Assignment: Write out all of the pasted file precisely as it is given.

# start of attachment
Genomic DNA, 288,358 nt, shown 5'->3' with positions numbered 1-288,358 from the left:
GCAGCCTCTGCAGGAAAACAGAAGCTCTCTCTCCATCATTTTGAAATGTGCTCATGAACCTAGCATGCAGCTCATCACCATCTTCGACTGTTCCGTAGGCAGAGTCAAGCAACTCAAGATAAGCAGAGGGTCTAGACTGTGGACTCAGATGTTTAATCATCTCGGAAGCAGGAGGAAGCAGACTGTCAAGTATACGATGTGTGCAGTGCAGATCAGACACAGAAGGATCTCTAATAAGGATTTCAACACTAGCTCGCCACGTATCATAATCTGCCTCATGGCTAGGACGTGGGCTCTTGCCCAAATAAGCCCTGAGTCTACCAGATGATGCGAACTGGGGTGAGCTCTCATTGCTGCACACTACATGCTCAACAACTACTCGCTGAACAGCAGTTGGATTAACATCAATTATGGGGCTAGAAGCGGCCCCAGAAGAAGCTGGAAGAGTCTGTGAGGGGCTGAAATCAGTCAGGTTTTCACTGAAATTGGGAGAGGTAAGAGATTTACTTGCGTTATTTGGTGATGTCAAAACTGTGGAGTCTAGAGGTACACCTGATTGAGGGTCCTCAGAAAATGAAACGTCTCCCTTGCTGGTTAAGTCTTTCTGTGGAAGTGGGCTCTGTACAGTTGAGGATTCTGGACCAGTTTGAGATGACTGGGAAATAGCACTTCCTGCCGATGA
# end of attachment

Genomic DNA, 288,358 nt, shown 5'->3' with positions numbered 1-288,358 from the left:
GCAGCCTCTGCAGGAAAACAGAAGCTCTCTCTCCATCATTTTGAAATGTGCTCATGAACCTAGCATGCAGCTCATCACCATCTTCGACTGTTCCGTAGGCAGAGTCAAGCAACTCAAGATAAGCAGAGGGTCTAGACTGTGGACTCAGATGTTTAATCATCTCGGAAGCAGGAGGAAGCAGACTGTCAAGTATACGATGTGTGCAGTGCAGATCAGACACAGAAGGATCTCTAATAAGGATTTCAACACTAGCTCGCCACGTATCATAATCTGCCTCATGGCTAGGACGTGGGCTCTTGCCCAAATAAGCCCTGAGTCTACCAGATGATGCGAACTGGGGTGAGCTCTCATTGCTGCACACTACATGCTCAACAACTACTCGCTGAACAGCAGTTGGATTAACATCAATTATGGGGCTAGAAGCGGCCCCAGAAGAAGCTGGAAGAGTCTGTGAGGGGCTGAAATCAGTCAGGTTTTCACTGAAATTGGGAGAGGTAAGAGATTTACTTGCGTTATTTGGTGATGTCAAAACTGTGGAGTCTAGAGGTACACCTGATTGAGGGTCCTCAGAAAATGAAACGTCTCCCTTGCTGGTTAAGTCTTTCTGTGGAAGTGGGCTCTGTACAGTTGAGGATTCTGGACCAGTTTGAGATGACTGGGAAATAGCACTTCCTGCCGATGA